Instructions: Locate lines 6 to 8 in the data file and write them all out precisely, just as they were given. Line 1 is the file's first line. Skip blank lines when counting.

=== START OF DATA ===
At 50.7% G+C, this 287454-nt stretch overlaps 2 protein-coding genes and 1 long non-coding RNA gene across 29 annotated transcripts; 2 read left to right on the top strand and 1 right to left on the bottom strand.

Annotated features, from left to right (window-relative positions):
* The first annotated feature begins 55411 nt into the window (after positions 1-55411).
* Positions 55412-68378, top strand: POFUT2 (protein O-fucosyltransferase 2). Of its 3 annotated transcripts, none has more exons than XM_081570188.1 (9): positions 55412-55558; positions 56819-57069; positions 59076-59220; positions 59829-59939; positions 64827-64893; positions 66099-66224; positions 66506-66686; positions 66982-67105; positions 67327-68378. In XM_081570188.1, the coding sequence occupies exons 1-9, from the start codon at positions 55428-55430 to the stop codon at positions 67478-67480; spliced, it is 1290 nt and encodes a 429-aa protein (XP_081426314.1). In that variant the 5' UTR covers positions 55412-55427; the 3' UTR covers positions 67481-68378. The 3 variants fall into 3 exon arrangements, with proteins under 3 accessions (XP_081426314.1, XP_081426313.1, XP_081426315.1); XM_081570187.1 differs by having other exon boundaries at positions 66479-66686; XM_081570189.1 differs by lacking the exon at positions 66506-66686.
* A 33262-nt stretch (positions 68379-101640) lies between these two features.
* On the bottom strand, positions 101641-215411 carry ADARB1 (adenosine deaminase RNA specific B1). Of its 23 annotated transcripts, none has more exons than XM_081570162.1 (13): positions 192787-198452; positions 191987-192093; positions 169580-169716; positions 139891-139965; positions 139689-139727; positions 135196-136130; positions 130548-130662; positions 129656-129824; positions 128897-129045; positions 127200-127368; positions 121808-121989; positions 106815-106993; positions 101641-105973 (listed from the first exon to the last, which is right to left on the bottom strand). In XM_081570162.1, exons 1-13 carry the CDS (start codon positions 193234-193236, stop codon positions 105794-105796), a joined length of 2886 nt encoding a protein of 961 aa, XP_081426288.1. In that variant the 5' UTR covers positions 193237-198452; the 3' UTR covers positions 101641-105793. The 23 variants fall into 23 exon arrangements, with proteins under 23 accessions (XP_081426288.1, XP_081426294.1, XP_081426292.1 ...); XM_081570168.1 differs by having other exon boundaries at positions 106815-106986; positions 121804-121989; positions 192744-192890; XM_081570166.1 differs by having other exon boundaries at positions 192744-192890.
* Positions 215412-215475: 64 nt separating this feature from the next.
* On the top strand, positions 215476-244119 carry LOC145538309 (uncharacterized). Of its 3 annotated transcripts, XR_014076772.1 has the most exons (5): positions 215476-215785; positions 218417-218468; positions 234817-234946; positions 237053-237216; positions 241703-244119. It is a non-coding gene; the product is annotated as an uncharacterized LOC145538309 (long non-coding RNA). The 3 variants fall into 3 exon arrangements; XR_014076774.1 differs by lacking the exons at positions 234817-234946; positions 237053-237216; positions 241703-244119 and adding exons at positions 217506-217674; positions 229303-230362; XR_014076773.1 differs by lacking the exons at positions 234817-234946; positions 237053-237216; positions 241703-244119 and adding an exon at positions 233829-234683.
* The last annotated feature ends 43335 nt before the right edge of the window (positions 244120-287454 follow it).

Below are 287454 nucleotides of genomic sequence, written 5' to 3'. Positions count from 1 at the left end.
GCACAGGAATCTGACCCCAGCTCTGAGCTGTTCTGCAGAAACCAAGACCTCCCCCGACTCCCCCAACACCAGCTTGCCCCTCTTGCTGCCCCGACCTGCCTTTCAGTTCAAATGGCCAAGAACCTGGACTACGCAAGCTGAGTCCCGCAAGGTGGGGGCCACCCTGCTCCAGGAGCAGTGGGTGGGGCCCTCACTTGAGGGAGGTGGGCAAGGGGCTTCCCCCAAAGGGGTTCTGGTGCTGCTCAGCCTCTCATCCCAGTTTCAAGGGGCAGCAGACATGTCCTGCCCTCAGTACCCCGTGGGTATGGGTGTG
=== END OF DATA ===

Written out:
* On the bottom strand, positions 101641-215411 carry ADARB1 (adenosine deaminase RNA specific B1). Of its 23 annotated transcripts, none has more exons than XM_081570162.1 (13): positions 192787-198452; positions 191987-192093; positions 169580-169716; positions 139891-139965; positions 139689-139727; positions 135196-136130; positions 130548-130662; positions 129656-129824; positions 128897-129045; positions 127200-127368; positions 121808-121989; positions 106815-106993; positions 101641-105973 (listed from the first exon to the last, which is right to left on the bottom strand). In XM_081570162.1, exons 1-13 carry the CDS (start codon positions 193234-193236, stop codon positions 105794-105796), a joined length of 2886 nt encoding a protein of 961 aa, XP_081426288.1. In that variant the 5' UTR covers positions 193237-198452; the 3' UTR covers positions 101641-105793. The 23 variants fall into 23 exon arrangements, with proteins under 23 accessions (XP_081426288.1, XP_081426294.1, XP_081426292.1 ...); XM_081570168.1 differs by having other exon boundaries at positions 106815-106986; positions 121804-121989; positions 192744-192890; XM_081570166.1 differs by having other exon boundaries at positions 192744-192890.
* Positions 215412-215475: 64 nt separating this feature from the next.
* On the top strand, positions 215476-244119 carry LOC145538309 (uncharacterized). Of its 3 annotated transcripts, XR_014076772.1 has the most exons (5): positions 215476-215785; positions 218417-218468; positions 234817-234946; positions 237053-237216; positions 241703-244119. It is a non-coding gene; the product is annotated as an uncharacterized LOC145538309 (long non-coding RNA). The 3 variants fall into 3 exon arrangements; XR_014076774.1 differs by lacking the exons at positions 234817-234946; positions 237053-237216; positions 241703-244119 and adding exons at positions 217506-217674; positions 229303-230362; XR_014076773.1 differs by lacking the exons at positions 234817-234946; positions 237053-237216; positions 241703-244119 and adding an exon at positions 233829-234683.